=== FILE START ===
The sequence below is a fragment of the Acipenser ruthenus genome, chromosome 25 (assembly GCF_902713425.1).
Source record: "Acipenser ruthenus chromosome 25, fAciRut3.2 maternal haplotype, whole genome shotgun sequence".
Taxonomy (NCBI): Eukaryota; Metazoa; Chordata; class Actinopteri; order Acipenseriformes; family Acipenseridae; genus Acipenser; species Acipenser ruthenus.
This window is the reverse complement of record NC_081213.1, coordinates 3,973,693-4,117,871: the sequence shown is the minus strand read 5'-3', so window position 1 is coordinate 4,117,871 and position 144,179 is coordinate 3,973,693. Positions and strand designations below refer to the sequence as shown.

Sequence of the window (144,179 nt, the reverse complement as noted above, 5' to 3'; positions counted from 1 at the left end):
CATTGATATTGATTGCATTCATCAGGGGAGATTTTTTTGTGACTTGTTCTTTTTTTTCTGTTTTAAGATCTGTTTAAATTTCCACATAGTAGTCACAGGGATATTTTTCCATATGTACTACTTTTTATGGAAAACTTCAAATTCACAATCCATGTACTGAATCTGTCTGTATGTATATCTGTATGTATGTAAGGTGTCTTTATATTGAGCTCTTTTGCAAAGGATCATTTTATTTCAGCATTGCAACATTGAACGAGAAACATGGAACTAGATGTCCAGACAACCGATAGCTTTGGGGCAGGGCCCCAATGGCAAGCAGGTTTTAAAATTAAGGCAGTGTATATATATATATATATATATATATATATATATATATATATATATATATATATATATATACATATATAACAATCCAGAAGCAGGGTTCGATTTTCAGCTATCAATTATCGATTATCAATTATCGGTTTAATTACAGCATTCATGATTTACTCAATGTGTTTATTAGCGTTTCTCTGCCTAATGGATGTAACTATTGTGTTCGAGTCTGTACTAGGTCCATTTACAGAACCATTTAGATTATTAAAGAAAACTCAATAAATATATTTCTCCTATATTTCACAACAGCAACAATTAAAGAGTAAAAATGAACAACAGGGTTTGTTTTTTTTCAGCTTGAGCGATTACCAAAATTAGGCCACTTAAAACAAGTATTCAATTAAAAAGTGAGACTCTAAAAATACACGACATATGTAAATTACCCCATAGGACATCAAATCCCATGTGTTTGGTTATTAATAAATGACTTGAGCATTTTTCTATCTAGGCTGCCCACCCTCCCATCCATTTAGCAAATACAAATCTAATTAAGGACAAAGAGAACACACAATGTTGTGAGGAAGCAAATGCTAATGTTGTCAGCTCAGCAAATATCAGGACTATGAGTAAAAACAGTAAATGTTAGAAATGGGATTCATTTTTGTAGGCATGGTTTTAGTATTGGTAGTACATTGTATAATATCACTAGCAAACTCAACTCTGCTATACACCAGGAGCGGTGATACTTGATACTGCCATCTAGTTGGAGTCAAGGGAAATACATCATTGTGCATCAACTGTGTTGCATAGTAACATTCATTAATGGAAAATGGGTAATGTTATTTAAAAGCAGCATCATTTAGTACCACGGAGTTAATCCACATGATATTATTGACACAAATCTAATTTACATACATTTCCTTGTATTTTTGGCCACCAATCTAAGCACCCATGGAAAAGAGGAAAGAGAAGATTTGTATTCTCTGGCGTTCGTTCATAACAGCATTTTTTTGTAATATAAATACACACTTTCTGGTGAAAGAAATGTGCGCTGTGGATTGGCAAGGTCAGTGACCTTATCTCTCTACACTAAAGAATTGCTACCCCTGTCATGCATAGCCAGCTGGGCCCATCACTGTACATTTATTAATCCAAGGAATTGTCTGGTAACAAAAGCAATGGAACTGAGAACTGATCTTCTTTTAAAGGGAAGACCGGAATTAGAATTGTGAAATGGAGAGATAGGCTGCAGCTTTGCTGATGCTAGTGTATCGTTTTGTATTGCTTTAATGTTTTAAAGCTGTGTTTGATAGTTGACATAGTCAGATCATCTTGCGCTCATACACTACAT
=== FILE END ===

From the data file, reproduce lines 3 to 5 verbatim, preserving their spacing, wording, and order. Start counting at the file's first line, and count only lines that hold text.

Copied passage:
Taxonomy (NCBI): Eukaryota; Metazoa; Chordata; class Actinopteri; order Acipenseriformes; family Acipenseridae; genus Acipenser; species Acipenser ruthenus.
This window is the reverse complement of record NC_081213.1, coordinates 3,973,693-4,117,871: the sequence shown is the minus strand read 5'-3', so window position 1 is coordinate 4,117,871 and position 144,179 is coordinate 3,973,693. Positions and strand designations below refer to the sequence as shown.

Sequence of the window (144,179 nt, the reverse complement as noted above, 5' to 3'; positions counted from 1 at the left end):